Globsters (I prefer to call them blobsters [blob+monster]) are large masses of organic remains. “Globster” was coined by cryptozoologist Ivan Sanderson to give a name to these unindentifiable blobs of tissue that wash up on shores around the world. One has appeared recently.
Like the unholy offspring of a giant squid and a mollusk without its shell, a mysterious creature washed up the shore of a village in Aparri, Cagayan Thursday, prompting residents to seek help—and take pictures.
24 Oras showed pictures of the silver creature on the beach decomposing, fraying at the ends, and absolutely headless.
At five to six meters long, the creature was never weighed; it is now buried under the sand it was found in, after two days of residents enduring its rotten stench.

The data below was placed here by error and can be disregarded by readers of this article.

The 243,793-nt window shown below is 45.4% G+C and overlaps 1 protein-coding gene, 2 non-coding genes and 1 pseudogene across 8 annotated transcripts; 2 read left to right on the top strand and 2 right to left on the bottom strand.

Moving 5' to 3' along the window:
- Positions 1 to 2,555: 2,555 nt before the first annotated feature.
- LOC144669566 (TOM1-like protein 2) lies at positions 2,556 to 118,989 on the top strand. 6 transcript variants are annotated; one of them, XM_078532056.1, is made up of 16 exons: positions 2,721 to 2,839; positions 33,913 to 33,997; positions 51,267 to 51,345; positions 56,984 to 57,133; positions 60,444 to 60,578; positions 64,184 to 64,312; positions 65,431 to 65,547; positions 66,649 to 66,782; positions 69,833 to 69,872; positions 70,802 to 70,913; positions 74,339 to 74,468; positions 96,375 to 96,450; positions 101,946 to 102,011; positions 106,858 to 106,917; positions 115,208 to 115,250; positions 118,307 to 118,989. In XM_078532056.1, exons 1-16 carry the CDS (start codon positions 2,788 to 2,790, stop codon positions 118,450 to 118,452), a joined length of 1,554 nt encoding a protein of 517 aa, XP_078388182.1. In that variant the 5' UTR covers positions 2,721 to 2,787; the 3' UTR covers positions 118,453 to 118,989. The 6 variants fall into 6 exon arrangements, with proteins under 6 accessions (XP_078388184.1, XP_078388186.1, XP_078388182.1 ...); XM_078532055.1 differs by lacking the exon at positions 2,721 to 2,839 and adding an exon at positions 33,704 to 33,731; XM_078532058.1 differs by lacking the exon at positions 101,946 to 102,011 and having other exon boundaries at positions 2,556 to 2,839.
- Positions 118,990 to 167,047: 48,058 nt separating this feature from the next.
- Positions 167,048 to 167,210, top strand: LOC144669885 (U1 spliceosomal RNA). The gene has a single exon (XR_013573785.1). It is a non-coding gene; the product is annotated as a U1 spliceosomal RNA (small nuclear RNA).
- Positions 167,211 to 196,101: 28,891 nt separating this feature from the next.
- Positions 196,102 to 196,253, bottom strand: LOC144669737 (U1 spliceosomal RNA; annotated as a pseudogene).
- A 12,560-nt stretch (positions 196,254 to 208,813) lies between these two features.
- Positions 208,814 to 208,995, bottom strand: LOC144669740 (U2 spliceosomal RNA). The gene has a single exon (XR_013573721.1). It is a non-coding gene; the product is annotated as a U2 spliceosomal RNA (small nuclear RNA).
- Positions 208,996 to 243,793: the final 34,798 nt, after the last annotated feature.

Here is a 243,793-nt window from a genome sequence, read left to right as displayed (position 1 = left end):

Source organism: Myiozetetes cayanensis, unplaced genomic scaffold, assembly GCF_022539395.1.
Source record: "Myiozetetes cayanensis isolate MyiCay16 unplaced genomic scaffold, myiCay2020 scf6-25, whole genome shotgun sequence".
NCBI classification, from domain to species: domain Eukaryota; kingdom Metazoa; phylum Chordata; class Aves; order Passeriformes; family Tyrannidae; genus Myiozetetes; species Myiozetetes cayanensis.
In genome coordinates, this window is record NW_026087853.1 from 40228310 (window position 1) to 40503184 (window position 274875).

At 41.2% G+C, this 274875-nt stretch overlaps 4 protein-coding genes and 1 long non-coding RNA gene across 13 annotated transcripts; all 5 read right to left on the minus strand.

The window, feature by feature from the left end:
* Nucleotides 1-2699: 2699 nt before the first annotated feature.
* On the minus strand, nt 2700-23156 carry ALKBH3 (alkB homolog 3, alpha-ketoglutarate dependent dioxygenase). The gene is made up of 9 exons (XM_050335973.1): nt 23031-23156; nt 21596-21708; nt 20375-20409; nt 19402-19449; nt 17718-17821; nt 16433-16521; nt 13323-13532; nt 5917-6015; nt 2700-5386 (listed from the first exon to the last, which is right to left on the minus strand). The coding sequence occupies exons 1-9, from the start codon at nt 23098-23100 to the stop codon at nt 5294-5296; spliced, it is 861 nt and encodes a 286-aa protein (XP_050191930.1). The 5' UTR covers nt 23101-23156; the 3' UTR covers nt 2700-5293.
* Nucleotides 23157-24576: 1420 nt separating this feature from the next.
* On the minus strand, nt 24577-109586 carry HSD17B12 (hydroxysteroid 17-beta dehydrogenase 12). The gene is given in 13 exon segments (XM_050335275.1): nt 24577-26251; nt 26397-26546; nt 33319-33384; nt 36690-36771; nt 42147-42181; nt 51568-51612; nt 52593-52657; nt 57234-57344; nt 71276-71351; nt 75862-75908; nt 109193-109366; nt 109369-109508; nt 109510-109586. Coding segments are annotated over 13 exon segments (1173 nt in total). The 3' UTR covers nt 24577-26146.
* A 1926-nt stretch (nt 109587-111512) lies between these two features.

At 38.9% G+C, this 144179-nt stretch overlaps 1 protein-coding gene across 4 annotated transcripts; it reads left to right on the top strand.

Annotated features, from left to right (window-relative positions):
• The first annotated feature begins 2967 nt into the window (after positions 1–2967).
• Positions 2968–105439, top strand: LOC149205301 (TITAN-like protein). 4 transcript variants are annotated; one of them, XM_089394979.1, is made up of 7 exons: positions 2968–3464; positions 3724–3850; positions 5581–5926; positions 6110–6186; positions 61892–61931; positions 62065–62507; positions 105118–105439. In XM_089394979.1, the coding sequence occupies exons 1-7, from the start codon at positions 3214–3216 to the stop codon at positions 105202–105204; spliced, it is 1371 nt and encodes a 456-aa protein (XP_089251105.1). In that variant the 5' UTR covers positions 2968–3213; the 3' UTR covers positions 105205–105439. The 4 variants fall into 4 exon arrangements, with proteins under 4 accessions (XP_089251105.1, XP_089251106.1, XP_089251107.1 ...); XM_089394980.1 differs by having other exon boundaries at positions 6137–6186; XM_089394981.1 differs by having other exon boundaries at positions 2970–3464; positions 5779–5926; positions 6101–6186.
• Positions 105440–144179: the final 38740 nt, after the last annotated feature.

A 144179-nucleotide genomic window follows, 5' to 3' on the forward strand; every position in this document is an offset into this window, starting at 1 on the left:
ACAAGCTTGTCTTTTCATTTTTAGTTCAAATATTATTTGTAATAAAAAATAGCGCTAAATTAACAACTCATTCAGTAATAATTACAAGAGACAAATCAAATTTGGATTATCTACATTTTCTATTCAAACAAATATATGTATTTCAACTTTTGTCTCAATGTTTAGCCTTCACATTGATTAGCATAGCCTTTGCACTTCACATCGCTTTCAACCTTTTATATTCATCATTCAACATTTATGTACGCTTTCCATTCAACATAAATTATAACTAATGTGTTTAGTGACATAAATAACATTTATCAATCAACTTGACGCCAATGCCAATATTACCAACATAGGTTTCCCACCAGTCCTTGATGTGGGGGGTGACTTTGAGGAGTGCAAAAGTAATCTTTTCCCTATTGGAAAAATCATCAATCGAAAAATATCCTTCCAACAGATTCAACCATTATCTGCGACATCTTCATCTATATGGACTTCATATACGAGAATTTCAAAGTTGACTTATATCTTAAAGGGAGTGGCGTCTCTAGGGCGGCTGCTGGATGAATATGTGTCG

As this one was, they stink, being seriously decomposed. They are typically buried on the beach if they don’t wash back out. It can be difficult to carve a chunk out of the rubbery mass. No samples was taken of the creature either but a technical report is supposedly coming next week. In all cases, globsters have been associated with remains of whales or sharks. They are so decomposed that they are unidentifiable and were previously speculated to be giant octopus or unknown species. Tissue tests these days can identify the protein as fish or mammal even after all the diagnostic parts are long gone. The glob is typically made of collagen, common in whales and slow to decompose. It is usually all that remains of the floating blob that washes onshore to the disgust and amazement of observers who think it’s something new and mysterious.